What is feedback?

There are a lot of misconceptions and misinterpretations about feedback. Let’s have some clarity on this topic!

Feedback is a tool to improve people’s performance. Proper feedback describes the consequences of certain actions done by our colleagues. There is no positive or negative intention, it is only implied if these results were beneficiary or not: do we want the person to repeat his behaviour or change it in the future?

Saying things like “good job” is not feedback. Instead, pointing out the specific consequence of one’s action has a bigger effect on the subconscious. As a brief instruction to giving feedback, try catching someone doing something right and tell them the outcome of their actions. This has a significant effect on confidence and will act as an accelerant to performance. Think of feedback as a mirror, describing someone’s behavior without implying any opinion, judgment, or assumption.

The person receiving the feedback should draw conclusions for themselves. This way, they will feel it as their own.

A couple of years ago I led a small department abroad. The results were convincing, I thought I was doing everything right. Then I received one of the best feedback of my life. My boss did not tell me anything about how he perceived my actions. He told me the results my actions had on my team members: “Peter, you might not realize the results of your actions so allow me to provide feedback to you. Your ownership of the service you run decreases the confidence and the interest of people in the other location to work with you. Your communication shows true ownership, your clients can depend on what you do. At the same time, your own team members are less and less interested to participate in calls with you, initiating actions, or even taking ownership as part of the work they do together with you.

This feedback sank deep with me.

While I could see my actions described as he did, my intention was totally different. And I learned a couple of important lessons in one go: “in collaboration what matters is impact, not intent”, “your ownership can kill other people’s ownership” and “feedback can truly be a gift”.

There are many misconceptions about how feedback should be given:

  • Misconception #1 Appraisal / recognition equals feedback.

Appraisal and recognition are crucial in a healthy manager-employee work relationship, and they can serve as a motivating factor. However, they should not be confused with feedback, which is neutral and focuses on behavior.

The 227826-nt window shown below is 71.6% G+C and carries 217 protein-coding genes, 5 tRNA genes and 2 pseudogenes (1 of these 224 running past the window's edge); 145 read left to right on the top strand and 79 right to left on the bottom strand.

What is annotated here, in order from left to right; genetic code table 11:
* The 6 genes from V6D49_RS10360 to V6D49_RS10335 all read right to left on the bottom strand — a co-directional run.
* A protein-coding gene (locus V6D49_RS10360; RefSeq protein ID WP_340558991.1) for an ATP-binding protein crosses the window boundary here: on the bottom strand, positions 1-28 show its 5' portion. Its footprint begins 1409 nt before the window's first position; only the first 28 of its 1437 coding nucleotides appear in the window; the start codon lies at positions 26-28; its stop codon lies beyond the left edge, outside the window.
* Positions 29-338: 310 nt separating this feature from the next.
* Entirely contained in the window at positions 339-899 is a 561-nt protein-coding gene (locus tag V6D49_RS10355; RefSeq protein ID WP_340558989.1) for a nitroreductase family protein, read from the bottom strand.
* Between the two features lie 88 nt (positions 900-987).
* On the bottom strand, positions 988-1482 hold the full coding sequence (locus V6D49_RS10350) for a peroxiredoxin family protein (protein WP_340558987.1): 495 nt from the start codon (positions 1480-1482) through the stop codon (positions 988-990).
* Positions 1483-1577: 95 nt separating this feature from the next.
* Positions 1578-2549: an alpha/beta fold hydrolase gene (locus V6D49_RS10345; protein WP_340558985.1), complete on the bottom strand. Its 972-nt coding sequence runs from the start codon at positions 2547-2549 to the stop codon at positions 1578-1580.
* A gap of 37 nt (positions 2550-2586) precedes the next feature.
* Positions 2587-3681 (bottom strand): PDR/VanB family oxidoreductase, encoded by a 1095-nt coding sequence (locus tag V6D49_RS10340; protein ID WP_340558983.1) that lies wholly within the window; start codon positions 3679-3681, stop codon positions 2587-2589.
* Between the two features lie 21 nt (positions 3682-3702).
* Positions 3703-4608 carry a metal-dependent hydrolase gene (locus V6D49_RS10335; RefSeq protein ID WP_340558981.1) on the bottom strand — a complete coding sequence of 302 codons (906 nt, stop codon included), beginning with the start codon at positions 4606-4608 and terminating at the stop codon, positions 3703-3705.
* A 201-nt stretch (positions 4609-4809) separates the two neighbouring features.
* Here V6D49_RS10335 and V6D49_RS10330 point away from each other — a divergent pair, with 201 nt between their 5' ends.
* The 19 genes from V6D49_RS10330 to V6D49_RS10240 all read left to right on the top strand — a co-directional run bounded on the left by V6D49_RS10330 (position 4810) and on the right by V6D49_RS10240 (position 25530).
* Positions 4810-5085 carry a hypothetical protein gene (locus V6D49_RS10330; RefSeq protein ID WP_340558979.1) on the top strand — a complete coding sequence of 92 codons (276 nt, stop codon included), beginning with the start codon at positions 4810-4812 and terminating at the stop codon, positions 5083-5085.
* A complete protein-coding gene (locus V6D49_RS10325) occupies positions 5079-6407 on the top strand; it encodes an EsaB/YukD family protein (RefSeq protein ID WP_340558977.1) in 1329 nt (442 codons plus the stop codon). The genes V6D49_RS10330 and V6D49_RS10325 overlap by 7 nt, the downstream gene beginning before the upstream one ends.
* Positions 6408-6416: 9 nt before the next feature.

• Misconception #2 Aggressive communication will stick longer.

Some managers start their negative communication sessions with “I am giving you this feedback intentionally this way, so you’ll remember…” Then proceed to shout and act aggressively. People will always remember the shouting, but never the content. Thus, there will be no positive effect on their actions and behavior.

  • Misconception #3 Appraisal will make people become overly confident

If you want to develop your people, seeing them repeat what they do well, give them feedback. Objectively describing what you have observed in their behavior (as specifically as you can) and stating its positive effect will help them to know what to repeat in the future and builds trust in the relationship.

  • Misconception #4 The “sandwich” method will mitigate the negative effect of unpleasant feedback.

This method places negative remarks between positive ones to counterbalance the negative feedback. In our interpretation, feedback is objective and non-judgmental, thus if you have a “positive” or “negative” sign, we cannot talk about feedback at all. But even if you call them appraisal and criticism (and not feedback), negative remarks practically neutralize positive ones.

We have seen that feedback is crucial to organizational performance. If managers don’t understand the correct methods, feedback (or the lack of it) can be counterproductive and have negative effects.

How can the art of giving feedback be taught to all employees, regardless of position?

We know the answer.